But he almost certainly would have clinched the prize if more than 600,000 registered voters in four Luo-dominated counties had not failed to turn out. Many residents said that he had lost their support because he and his party endorsed wealthy party cronies and his own relatives — rather than young aspirants — for seats in the governorship, Parliament, and county assembly, suggesting that he had succumbed to the corrupt machine politics he had long opposed.


A billboard showing presidential candidate Raila Odinga in Kisumu, Kenya, Aug. 18, 2022. (Brian Otieno/The New York Times)
A billboard showing presidential candidate Raila Odinga in Kisumu, Kenya, Aug. 18, 2022. (Brian Otieno/The New York Times)


“Raila was once the man of the people,” said John Okello, 38, a community organizer who lives in the low-income Obunga area in Kisumu, a city of 1.1 million that hugs the lake. “But that’s no more.”


Sospeter Obungu Owich, an ethnic Luo who said he ran as an independent candidate for a county assembly seat in Kisumu, Kenya, Aug. 18, 2022. (Brian Otieno/The New York Times)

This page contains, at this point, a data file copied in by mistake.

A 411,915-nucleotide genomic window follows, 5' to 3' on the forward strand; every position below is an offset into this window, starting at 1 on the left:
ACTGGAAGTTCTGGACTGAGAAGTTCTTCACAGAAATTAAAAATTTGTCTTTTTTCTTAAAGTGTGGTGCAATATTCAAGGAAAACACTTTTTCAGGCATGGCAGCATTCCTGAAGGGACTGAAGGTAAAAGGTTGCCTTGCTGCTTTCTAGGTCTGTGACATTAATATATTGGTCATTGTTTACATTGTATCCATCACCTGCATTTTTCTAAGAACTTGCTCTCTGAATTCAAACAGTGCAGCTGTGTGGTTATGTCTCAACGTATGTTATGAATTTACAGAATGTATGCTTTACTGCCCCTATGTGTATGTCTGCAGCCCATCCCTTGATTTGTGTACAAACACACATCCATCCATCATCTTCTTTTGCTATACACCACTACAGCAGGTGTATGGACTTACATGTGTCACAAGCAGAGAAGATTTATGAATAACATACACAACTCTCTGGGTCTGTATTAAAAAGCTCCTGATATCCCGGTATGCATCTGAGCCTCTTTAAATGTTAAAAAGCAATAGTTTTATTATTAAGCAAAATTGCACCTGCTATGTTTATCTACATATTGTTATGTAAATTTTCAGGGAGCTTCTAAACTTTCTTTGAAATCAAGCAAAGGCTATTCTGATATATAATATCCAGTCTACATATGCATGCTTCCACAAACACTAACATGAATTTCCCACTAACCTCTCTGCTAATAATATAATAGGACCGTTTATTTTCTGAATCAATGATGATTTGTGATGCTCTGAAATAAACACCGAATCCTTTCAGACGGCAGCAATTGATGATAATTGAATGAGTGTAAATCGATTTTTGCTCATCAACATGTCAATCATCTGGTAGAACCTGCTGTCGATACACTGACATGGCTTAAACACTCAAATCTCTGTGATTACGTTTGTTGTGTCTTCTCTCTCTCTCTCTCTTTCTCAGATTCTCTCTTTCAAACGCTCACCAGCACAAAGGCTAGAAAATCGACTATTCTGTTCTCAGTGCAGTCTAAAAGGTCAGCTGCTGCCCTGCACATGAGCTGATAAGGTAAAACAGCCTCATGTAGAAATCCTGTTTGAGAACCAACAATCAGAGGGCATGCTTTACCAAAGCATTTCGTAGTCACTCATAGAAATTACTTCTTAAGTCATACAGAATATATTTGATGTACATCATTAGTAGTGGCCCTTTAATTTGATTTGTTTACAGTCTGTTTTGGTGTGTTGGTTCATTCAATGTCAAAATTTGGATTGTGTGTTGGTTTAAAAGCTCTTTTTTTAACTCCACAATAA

Sospeter Obungu Owich, an ethnic Luo who said he ran as an independent candidate for a county assembly seat in Kisumu, Kenya, Aug. 18, 2022. (Brian Otieno/The New York Times)


Ethnicity has shaped Kenyan politics for decades, leading to rampant corruption and disenfranchisement and, sometimes around elections, full-blown violence. But for the first time this year, millions of voters crossed ethnic lines, shifting the political dynamics in a nail-biter election that ended with four of the seven national election commissioners walking out and declaring they could not stand by the final tally, only minutes before the head of the election commission pronounced the results.